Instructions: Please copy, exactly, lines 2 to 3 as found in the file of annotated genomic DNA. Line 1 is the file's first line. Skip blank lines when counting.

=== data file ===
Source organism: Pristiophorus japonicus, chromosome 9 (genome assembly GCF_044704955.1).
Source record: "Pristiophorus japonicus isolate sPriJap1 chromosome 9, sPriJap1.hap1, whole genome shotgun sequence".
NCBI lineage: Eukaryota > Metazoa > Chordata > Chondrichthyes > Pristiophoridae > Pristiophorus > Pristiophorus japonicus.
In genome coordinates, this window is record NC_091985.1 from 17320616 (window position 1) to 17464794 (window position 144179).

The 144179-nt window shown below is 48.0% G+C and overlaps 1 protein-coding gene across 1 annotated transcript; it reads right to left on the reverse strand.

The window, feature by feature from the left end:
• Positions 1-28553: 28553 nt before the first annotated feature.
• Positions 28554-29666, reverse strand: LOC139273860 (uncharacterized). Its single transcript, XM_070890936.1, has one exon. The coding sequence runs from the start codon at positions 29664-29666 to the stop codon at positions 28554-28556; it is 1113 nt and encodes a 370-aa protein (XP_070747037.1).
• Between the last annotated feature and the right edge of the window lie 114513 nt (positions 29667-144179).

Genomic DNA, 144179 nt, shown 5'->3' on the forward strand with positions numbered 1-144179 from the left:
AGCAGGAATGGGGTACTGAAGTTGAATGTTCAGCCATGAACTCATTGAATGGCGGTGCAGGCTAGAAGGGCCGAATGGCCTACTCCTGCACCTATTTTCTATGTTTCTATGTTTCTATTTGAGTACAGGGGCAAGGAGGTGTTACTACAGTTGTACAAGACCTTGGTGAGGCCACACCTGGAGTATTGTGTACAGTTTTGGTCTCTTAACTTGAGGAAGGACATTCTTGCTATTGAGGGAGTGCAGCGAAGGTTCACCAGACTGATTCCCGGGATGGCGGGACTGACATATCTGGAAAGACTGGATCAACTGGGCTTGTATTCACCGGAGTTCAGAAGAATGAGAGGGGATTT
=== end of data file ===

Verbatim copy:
Source record: "Pristiophorus japonicus isolate sPriJap1 chromosome 9, sPriJap1.hap1, whole genome shotgun sequence".
NCBI lineage: Eukaryota > Metazoa > Chordata > Chondrichthyes > Pristiophoridae > Pristiophorus > Pristiophorus japonicus.